NBA power rankings: Spurs up to usual tricks, but Clippers closing fast
It’s March, so get your brackets ready. Yup, just four more weeks until selection Wednesday in the NBA. Get excited. With just less than 30 days left in the regular season, the seedings are still being determined. But here’s our NBA Top 30 as it stands now.
Note: NBA rankings are updated each week before Wednesday’s games.
Follow the NBA season through the lens of Jimmy Spencer on Twitter at @JimmySpencerNBA.
The Spurs have finished as a top-three team in the West in 13 of their last 16 seasons since drafting Tim Duncan. They’re about to do it again, currently sitting with the league’s best record. This team should be determined a National Treasure.
Blake Griffin as an MVP candidate? He says no, saying it’s a two-man race between LeBron and KD. But the fact that he’s in the conversation and his Clippers are one of the league’s best teams at this point says plenty of his incredible leap as a franchise player.
There would be no worse feeling than giving up home-court advantage to the Heat after hanging on so tightly for so long. But if the Pacers do hit that gas pedal again and finish first in the East, the momentum will belong to them come postseason.
When you look to the postseason, there are two figures that may mean more than the others: Conference record and record against winning teams. The Thunder have a top mark in both categories.
Dwyane Wade is the highest paid part-time player in sports, but it makes sense that the Heat keep him fresh for the playoffs. Hopefully that’s not coming at the expense of LeBron James’ legs, though.
Dwight Howard missed a game for the first time this season, in Houston’s blowout of Utah. All it did was prove just how powerful the Rockets’ frontcourt is: Terrence Jones went for 30 points (11 of 15) and Omer Asik had a double-double.
The Warriors are pacing to win 50 games for the first time in two decades. They came closest in 2007-08, when they finished with 48 wins and failed to make the playoffs. Sadly, 48 wins this season might again not be enough for a playoff spot out West.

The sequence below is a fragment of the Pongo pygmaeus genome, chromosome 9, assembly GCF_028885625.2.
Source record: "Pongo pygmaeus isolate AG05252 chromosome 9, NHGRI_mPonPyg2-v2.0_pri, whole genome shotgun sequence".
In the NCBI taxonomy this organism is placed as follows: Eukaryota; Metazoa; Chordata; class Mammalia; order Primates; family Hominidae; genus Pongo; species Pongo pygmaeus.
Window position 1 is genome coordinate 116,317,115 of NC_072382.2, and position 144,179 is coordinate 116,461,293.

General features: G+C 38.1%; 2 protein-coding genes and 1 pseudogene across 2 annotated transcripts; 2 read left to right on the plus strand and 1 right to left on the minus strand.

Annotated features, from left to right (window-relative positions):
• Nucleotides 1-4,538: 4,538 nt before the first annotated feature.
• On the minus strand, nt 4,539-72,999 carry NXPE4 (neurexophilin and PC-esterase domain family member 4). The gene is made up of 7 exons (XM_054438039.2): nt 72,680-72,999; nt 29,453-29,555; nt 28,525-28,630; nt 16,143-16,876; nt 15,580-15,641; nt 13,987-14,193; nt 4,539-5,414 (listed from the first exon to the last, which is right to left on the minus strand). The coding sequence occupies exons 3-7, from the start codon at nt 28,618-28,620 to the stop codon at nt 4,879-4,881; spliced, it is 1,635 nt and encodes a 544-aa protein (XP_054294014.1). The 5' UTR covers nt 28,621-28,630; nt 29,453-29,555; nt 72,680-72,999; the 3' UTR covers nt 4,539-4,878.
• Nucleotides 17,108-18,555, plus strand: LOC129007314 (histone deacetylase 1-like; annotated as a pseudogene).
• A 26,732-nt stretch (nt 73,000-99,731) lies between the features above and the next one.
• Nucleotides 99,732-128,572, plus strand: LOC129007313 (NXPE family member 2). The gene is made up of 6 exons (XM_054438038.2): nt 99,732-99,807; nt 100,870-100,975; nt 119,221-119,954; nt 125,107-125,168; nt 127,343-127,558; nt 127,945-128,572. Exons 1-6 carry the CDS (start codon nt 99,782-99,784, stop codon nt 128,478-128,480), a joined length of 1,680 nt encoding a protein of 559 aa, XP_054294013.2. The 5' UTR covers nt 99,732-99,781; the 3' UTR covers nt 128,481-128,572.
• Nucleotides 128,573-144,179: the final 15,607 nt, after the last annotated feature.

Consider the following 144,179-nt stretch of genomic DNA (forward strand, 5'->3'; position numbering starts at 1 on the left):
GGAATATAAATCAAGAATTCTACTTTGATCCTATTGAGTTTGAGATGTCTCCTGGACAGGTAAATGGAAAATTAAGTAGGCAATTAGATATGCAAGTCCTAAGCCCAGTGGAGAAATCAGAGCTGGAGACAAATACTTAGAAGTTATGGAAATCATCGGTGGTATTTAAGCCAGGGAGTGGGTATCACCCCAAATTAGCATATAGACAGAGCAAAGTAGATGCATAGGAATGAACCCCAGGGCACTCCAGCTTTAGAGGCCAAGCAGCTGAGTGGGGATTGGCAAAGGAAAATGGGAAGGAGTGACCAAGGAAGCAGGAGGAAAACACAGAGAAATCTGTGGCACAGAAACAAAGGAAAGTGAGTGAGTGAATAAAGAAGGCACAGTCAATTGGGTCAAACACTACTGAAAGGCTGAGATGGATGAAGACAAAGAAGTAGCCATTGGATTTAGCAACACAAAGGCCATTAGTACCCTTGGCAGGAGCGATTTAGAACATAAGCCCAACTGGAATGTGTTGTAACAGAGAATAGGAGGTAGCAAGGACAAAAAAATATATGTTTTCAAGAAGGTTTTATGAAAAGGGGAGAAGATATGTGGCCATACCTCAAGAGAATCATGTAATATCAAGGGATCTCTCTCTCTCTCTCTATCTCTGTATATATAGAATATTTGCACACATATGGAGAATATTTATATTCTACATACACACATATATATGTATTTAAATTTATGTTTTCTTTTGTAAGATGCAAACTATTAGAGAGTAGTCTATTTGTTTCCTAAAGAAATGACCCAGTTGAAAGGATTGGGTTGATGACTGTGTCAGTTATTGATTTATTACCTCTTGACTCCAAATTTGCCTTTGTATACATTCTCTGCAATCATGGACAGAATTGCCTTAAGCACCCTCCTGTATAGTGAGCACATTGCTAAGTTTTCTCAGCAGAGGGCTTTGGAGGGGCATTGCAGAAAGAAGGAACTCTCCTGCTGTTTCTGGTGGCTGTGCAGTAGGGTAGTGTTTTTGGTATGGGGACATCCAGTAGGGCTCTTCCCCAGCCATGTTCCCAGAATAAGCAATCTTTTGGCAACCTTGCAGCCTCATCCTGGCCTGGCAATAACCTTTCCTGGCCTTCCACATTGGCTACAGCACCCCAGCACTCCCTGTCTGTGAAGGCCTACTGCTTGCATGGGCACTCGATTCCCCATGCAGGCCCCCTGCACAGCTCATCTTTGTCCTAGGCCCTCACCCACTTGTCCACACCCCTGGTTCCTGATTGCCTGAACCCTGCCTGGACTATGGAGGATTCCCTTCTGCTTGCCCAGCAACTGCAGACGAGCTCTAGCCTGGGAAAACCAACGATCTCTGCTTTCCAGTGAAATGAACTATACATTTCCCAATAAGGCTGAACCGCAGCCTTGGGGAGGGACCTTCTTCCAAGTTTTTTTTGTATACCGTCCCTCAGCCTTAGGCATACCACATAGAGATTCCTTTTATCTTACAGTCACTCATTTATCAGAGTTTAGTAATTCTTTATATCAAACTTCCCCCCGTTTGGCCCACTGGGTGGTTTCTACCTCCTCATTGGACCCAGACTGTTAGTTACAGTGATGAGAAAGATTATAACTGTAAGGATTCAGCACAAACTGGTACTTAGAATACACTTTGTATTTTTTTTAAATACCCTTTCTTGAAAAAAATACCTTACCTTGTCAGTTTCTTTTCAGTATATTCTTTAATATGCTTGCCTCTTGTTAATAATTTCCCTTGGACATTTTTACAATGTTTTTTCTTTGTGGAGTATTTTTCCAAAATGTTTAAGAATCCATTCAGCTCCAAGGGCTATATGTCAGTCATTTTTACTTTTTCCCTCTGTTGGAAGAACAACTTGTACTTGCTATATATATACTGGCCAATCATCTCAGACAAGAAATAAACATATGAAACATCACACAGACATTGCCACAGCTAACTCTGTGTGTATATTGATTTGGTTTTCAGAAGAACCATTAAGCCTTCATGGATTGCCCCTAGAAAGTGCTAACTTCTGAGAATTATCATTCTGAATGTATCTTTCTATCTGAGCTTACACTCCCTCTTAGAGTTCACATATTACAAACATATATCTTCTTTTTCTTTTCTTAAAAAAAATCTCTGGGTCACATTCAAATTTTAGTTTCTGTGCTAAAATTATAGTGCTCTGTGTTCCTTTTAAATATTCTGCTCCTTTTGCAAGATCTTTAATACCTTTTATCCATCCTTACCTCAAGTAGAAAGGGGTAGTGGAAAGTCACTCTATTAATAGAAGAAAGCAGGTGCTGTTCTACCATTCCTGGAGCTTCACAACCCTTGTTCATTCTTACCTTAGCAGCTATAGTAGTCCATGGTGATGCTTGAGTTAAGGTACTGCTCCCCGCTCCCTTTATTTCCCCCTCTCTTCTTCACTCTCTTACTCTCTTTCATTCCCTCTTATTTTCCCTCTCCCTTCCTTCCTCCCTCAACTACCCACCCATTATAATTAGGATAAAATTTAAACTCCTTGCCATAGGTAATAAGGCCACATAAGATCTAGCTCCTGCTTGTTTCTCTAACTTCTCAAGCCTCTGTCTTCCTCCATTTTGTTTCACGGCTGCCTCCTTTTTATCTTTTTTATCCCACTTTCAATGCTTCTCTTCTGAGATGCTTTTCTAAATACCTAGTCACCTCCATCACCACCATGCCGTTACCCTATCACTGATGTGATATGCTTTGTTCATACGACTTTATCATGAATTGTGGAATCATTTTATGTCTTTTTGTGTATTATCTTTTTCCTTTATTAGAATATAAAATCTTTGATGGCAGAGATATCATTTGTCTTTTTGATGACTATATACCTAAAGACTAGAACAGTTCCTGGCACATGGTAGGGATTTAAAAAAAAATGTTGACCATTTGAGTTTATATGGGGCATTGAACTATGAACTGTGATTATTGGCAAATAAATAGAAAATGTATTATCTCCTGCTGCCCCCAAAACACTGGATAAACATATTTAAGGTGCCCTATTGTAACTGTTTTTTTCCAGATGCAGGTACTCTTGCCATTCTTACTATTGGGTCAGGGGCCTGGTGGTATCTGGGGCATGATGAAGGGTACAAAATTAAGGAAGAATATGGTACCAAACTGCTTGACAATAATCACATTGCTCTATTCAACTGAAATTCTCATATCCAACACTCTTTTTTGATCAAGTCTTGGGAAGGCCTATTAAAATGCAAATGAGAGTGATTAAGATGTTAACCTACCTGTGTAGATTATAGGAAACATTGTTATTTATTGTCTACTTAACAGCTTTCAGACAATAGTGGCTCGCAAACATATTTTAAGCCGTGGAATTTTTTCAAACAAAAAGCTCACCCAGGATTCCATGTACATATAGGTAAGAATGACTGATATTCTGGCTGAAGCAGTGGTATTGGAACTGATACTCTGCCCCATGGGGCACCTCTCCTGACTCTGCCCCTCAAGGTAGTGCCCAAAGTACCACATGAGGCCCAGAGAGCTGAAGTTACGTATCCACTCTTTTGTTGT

The Grizzlies will get a quick test this week — at Miami and home vs. Indiana — that could either bounce them from their current spot in the West’s playoff picture or further embolden their current label as the most threatening lower seed in the postseason.
Mark Cuban recently went after Dirk Nowitzki a bit, calling on him for more energy and defense. The message comes about 15 seasons too late. Meanwhile, Dirk continues to win as Dallas stays in the playoff frame.
The Raptors are 31-17 since trading Rudy Gay on Dec. 8, the fifth-best record in the league and second in the East behind only the Pacers. They could make it interesting if they advance to the second round of the playoffs.
When a 7 hangs out with a bunch of 5s and 6s, that 7 looks quite good. Ladies and gentlemen, I give you the Chicago Bulls: 25-14 against the East and 12-16 against the West.
All offense, no defense worked early. But when the offense cools it’s never going to work. Portland hasn’t beaten a current Western Conference playoff team since the All-Star Break. If the playoffs started today, the Blazers would not be in good shape. It took overtime at home just to beat the Bucks.
Phoenix looks headed for the yearbook award, "Most Likely to Be Missed." The Suns have lost eight of their last 13 games, and nine of their final 15 games are on the road. They’re currently out of the playoff picture. The good news: Five of Phoenix’s next six games are against the East.
Kevin Garnett is out another week due to continuing back spasms. At this point, it makes sense to mostly ice Garnett until the postseason. The Nets are winning without him, and he can shake any rust in the final week of the regular season.
Washington could have pulled within a game of the Bulls and a fourth spot in the East, but instead the overtime loss in Sacramento caused them to drop into sixth below Brooklyn, by a percentage point. It’s not how you want to start a four-game West Coast trip.